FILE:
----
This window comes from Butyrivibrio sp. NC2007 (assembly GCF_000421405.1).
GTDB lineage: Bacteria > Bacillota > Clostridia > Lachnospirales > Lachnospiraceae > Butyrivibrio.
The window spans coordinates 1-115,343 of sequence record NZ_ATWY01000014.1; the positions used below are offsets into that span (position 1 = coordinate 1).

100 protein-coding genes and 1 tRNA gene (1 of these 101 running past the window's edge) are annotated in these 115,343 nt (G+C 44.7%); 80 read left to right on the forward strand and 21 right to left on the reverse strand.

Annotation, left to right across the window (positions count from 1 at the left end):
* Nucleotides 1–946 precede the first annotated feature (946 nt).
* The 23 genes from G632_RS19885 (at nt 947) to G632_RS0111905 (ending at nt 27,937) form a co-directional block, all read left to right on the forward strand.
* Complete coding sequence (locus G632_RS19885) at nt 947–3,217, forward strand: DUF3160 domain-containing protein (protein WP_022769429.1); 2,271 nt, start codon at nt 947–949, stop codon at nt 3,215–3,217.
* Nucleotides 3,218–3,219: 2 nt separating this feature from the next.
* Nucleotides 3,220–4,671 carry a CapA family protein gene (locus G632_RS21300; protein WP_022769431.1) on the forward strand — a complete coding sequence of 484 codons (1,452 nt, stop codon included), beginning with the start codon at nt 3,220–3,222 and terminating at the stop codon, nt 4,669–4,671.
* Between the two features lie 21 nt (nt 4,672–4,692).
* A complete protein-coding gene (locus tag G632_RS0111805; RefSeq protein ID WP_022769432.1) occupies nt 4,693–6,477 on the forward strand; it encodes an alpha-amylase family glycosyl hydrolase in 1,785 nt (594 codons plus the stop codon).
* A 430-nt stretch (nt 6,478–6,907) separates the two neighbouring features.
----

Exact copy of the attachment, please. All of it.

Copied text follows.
This window comes from Butyrivibrio sp. NC2007 (assembly GCF_000421405.1).
GTDB lineage: Bacteria > Bacillota > Clostridia > Lachnospirales > Lachnospiraceae > Butyrivibrio.
The window spans coordinates 1-115,343 of sequence record NZ_ATWY01000014.1; the positions used below are offsets into that span (position 1 = coordinate 1).

100 protein-coding genes and 1 tRNA gene (1 of these 101 running past the window's edge) are annotated in these 115,343 nt (G+C 44.7%); 80 read left to right on the forward strand and 21 right to left on the reverse strand.

Annotation, left to right across the window (positions count from 1 at the left end):
* Nucleotides 1–946 precede the first annotated feature (946 nt).
* The 23 genes from G632_RS19885 (at nt 947) to G632_RS0111905 (ending at nt 27,937) form a co-directional block, all read left to right on the forward strand.
* Complete coding sequence (locus G632_RS19885) at nt 947–3,217, forward strand: DUF3160 domain-containing protein (protein WP_022769429.1); 2,271 nt, start codon at nt 947–949, stop codon at nt 3,215–3,217.
* Nucleotides 3,218–3,219: 2 nt separating this feature from the next.
* Nucleotides 3,220–4,671 carry a CapA family protein gene (locus G632_RS21300; protein WP_022769431.1) on the forward strand — a complete coding sequence of 484 codons (1,452 nt, stop codon included), beginning with the start codon at nt 3,220–3,222 and terminating at the stop codon, nt 4,669–4,671.
* Between the two features lie 21 nt (nt 4,672–4,692).
* A complete protein-coding gene (locus tag G632_RS0111805; RefSeq protein ID WP_022769432.1) occupies nt 4,693–6,477 on the forward strand; it encodes an alpha-amylase family glycosyl hydrolase in 1,785 nt (594 codons plus the stop codon).
* A 430-nt stretch (nt 6,478–6,907) separates the two neighbouring features.